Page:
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How To Shave Your Head With A Safety Razor: Easy Instructions, Tips, And Tricks

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[Updated August, 2022.] So recently your hairline receded to the point of annoyance, you’ve decided to remove your horseshoe, and proudly join the growing ranks of Boldly Bald Men. Or you might be going for a more popular, edgy look by growing your beard out but keeping your pate shorn close. You’ve also reckoned to reduce costs and environment impact, yet increase grooming fun and entertain a timeless shaving tradition. Then suffer no more! Welcome to the shiny new world of the safety razor head shave! In this article I will guide you forward to an effortless head shave with a traditional single-blade safety razor. 

Preparation: Get your Skills Down

In preparation, focus first on becoming proficient in your face shaves with the double edge razor, then transition to a head shave in 4 or 5 easy steps. You will inevitably run into problems on the back side of your head by diving directly into a full head shave with your DE razor instead of easing into it. Remember the “6P” formula for success: proper prior planning prevents poor performance.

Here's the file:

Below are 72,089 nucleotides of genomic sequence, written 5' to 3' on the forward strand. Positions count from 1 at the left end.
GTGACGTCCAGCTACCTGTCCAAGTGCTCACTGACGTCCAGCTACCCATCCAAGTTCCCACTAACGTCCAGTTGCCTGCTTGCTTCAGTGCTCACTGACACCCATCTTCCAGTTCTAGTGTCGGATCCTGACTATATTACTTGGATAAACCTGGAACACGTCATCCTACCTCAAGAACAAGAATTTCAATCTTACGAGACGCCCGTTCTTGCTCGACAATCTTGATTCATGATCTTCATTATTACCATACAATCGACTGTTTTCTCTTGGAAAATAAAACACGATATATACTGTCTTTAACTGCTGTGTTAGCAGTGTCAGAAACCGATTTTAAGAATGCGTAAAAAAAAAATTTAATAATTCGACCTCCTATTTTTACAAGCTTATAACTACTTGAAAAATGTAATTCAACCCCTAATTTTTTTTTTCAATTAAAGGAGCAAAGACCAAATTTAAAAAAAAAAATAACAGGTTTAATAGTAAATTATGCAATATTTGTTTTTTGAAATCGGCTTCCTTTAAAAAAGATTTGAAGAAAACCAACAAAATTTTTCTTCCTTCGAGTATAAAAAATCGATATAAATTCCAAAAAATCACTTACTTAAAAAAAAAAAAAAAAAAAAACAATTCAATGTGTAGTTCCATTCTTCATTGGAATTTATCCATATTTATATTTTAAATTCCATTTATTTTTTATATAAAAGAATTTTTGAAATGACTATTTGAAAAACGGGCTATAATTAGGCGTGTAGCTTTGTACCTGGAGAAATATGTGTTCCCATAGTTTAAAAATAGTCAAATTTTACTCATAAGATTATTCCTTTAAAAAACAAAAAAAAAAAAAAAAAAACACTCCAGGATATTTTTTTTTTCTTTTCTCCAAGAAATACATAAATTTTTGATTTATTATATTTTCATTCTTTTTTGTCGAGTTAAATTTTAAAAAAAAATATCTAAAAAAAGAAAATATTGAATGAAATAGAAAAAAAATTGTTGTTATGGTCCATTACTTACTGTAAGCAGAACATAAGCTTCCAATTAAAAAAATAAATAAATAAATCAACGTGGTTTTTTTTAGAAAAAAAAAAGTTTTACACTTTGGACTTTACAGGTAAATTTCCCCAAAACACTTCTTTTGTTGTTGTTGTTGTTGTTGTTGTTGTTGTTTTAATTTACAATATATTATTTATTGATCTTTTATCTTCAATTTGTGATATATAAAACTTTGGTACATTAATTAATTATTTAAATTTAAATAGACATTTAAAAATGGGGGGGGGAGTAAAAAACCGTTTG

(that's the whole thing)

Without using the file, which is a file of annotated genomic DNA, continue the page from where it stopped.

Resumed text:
Map your growth:

Like your face, you must know which way your head hair grows. On the sides of your head, in front of your ears, the hair shafts above the cheeks mostly grow down towards your ears. Higher up, the hair grains slant down towards the eyes, or some combination of both. There are variances here depending on your particular growth patterns.

On the back of the head, the hair grows down, except at the nape of neck where it frequently slants down and aside towards the shoulder blades.

The crown of the head frequently sees hair shafts (or what is left of them as we age) growing or spiraling outward in a corona pattern.

Map your growth appropriately for your Against the Grain (A.T.G.) finishing pass for that baby-smooth finish.